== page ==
On August 2016 Asana launched the Offline mode for both Android and iPhone users.
The project came from the necessity of users to keep working continuously in Asana while they had poor connectivity, or no internet connection at all.
Goals: • Make the product functional without connection. • Inform the users while staying out of the way. • Create a consistent cross-platform UX and UI system.
After several iterations we decided to go for an unobtrusive design based on two pillars.
First, an informative bar that stated the current status and informed the users that the changes were not synced. That way we made the users feel safe by telling them their changes were stored and would be uploaded when connection was restored.
And second, a simple UI based on color and iconography, repeated across the board so it would become familiar. The new and edited items would become lighter (wether it was text or an image) and a cloud with an “x“ would appear next to them.
The simplicity of the design made it easy to port between platforms while staying consistent within the Asana Design Stylebook. At the same time, it made it really versatile and easy to extend every time a new feature hit the app.
For the users, this feature meant they could keep on working without having to worry if the connection was interrupted, and with a product that did what it was supposed to do and reassuring their information was safely stored along the way.
Information bar (Android, iOS). Each platform required a different placement to avoid interfering with platform-specific UI.
A new comment while offline. (Android, iOS)
View of task list with multiple items pending to sync. (Android, iOS)
Adding followers. (Android, iOS)
New Project (Android) and New Conversation (iOS)
New comment with an attachment before and after syncing (iOS).
In September 2014 the Asana product and design teams gathered to create a vision for "the new Asana".
Goals: • Make the product more approachable • Maximize clarity • Separate the company from competitors • Express the character of Asana
As a Senior Product Designer I paired with the Head of Product and Co-Founder, Justin Rosenstein. We sat together and discussed about our goals, finding ways to turn them into design patterns.
After sketching, I created these concepts and we reviewed them with the larger Design and Product teams. These concepts were the some of the first steps of the Asana Redesign that launched September 30, 2016. Many of these concepts shipped to users much earlier.
One of my first projects at Asana was the Asana Dashboards feature.
Reporting was a highly requested feature from users, and user research indicated that users would benefit from a visual representation of the status of their projects. Team Leads wanted to be able to quickly check that everything was on track.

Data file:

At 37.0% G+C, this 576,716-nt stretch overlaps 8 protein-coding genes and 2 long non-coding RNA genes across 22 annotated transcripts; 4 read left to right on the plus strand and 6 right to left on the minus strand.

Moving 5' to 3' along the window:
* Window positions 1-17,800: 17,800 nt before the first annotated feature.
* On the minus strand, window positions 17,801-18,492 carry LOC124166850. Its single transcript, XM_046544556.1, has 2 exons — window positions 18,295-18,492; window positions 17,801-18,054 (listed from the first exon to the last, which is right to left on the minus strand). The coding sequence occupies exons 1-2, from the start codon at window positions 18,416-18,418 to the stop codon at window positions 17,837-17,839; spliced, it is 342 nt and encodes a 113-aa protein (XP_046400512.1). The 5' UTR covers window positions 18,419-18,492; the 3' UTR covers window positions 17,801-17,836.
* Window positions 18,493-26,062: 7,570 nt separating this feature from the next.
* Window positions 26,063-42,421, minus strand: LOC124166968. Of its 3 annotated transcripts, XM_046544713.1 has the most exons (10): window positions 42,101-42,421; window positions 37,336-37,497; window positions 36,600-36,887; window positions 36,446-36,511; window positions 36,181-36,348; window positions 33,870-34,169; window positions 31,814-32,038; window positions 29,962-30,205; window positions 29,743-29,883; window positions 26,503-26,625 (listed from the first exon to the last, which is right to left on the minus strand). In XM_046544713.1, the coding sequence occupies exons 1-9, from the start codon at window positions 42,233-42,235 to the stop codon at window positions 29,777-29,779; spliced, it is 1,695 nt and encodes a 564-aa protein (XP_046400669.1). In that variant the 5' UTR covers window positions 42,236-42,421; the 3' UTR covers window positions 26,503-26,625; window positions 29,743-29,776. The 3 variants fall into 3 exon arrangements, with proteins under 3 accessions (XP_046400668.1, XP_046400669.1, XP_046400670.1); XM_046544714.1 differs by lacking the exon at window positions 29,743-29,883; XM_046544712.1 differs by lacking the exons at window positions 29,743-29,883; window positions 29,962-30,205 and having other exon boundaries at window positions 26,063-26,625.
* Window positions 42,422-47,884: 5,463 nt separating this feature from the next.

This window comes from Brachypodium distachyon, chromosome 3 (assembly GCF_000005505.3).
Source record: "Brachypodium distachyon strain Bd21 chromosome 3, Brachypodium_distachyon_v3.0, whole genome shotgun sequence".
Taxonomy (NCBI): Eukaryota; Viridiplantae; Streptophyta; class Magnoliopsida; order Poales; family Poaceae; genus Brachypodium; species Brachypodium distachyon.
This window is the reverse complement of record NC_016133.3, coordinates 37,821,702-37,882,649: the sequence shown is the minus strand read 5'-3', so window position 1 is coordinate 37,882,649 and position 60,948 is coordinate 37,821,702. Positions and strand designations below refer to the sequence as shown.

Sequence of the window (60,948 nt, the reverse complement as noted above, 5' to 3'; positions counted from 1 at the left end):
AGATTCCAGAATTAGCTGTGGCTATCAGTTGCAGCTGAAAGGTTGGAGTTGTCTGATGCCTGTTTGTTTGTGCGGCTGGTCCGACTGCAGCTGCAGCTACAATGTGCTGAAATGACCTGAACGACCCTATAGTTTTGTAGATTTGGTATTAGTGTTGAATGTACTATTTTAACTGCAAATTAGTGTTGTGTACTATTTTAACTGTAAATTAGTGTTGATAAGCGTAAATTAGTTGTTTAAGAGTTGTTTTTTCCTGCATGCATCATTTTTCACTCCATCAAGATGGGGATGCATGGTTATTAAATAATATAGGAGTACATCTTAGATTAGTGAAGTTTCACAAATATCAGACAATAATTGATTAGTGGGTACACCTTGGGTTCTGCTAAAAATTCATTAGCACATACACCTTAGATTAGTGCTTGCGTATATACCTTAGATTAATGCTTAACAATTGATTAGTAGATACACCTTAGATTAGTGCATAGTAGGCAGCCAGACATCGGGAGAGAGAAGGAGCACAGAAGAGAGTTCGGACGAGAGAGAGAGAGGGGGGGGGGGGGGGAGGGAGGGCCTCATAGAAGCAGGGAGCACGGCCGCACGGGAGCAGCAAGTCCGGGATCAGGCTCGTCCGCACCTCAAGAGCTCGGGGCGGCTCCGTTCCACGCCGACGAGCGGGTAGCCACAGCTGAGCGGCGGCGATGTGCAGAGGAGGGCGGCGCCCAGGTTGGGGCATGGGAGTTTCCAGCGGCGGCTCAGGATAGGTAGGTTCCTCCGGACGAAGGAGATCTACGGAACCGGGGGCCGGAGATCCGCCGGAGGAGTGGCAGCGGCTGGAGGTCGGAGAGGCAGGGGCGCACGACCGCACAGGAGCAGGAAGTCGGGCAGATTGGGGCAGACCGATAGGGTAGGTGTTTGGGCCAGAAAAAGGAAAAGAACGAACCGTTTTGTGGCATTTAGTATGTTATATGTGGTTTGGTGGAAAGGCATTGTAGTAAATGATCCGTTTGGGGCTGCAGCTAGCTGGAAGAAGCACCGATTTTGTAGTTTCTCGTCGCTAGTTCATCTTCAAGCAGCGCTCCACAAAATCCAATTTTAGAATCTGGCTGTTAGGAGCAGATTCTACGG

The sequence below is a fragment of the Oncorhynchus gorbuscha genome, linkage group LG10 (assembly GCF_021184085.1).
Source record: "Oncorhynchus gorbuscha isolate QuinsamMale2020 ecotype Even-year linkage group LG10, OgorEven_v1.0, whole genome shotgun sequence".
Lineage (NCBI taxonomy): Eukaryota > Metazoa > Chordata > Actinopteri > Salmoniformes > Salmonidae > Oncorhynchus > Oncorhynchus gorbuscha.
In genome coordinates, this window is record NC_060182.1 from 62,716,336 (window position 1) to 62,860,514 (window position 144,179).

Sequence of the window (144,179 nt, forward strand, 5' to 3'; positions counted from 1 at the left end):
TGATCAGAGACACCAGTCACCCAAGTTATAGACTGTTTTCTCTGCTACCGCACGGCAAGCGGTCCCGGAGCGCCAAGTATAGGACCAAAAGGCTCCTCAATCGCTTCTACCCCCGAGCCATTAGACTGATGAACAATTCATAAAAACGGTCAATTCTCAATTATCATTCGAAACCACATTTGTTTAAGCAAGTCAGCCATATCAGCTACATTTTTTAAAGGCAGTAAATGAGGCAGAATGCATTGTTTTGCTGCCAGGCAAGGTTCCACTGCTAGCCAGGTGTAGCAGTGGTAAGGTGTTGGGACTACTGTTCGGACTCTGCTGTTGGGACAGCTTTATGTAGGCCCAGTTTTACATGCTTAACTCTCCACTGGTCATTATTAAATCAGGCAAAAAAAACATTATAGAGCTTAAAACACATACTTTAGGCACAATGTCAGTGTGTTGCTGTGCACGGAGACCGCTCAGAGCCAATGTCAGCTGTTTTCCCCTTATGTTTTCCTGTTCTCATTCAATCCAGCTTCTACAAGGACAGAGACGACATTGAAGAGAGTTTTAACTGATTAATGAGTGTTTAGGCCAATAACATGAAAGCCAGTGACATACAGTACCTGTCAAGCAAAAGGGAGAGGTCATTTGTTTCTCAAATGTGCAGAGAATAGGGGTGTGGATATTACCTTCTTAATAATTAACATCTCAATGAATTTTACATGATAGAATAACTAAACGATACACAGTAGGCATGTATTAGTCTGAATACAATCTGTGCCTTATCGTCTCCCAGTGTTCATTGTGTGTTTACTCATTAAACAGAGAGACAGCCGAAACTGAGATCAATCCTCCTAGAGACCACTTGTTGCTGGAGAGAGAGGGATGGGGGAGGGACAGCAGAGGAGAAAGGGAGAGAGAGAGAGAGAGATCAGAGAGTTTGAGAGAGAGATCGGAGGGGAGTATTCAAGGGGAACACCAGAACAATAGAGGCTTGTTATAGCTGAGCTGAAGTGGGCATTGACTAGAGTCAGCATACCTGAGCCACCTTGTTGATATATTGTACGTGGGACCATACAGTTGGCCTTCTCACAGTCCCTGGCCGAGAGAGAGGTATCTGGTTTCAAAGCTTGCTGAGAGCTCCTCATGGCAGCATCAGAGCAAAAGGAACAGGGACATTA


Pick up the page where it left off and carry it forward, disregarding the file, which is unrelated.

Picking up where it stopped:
Goals: • Be able to scan project status at a glance • Visualize progress at a glance • Choose the most relevant projects • Ease the communication between Team Leads and Project Leads
Asana Projects already had a Progress tab, which included a burn-up chart. In order to maximize consistency and ship quickly we used that chart as a starting point.
As a Senior Product Designer I worked with the PM to define what our users needed. We discovered through iteration and user research, that users wanted to see as many projects as possible on their screen, rather than more information about each project. We balanced this by surfacing a project summary: the project's Status Color, the first lines of the last Status Update, and at-a-glance data like Project Due Date and Project Owner.
Dashboards was launched as a premium feature, and quickly became one of the most successful launches and a top revenue driver for Asana.
Custom Fields on Boards
Custom Fields in Asana allow you to add custom metadata to tasks in your projects.
Boards view (also known as kanban) is a condensed view of cards. This view is really poweful for agile frameworks like SCRUM. So we needed to include the user-generated metadata on the cards.
Goals: • Display Custom Fields on boards • Keep the noise level to a minimum • Balance information-density • Don’t break user flows
As a Senior Product Designer I paired with the PM to define what the users really needed. We explored and tested to see if labels were necessary, but they turned out to add more confusion than clarity on empty fields. We also decided not to pursue editable fields on cards, because they would interfere with the existing user flows, since the user priority in this view is to scan for information and move the cards around; the edit flow happens when the user opens the details not in the general view.
In order to display more content and keep the same number of cards per view we had to redesign the cards visually. Minimal typography and margins adjusted turned into a view that included more information than the original, without losing the much-needed whitespace.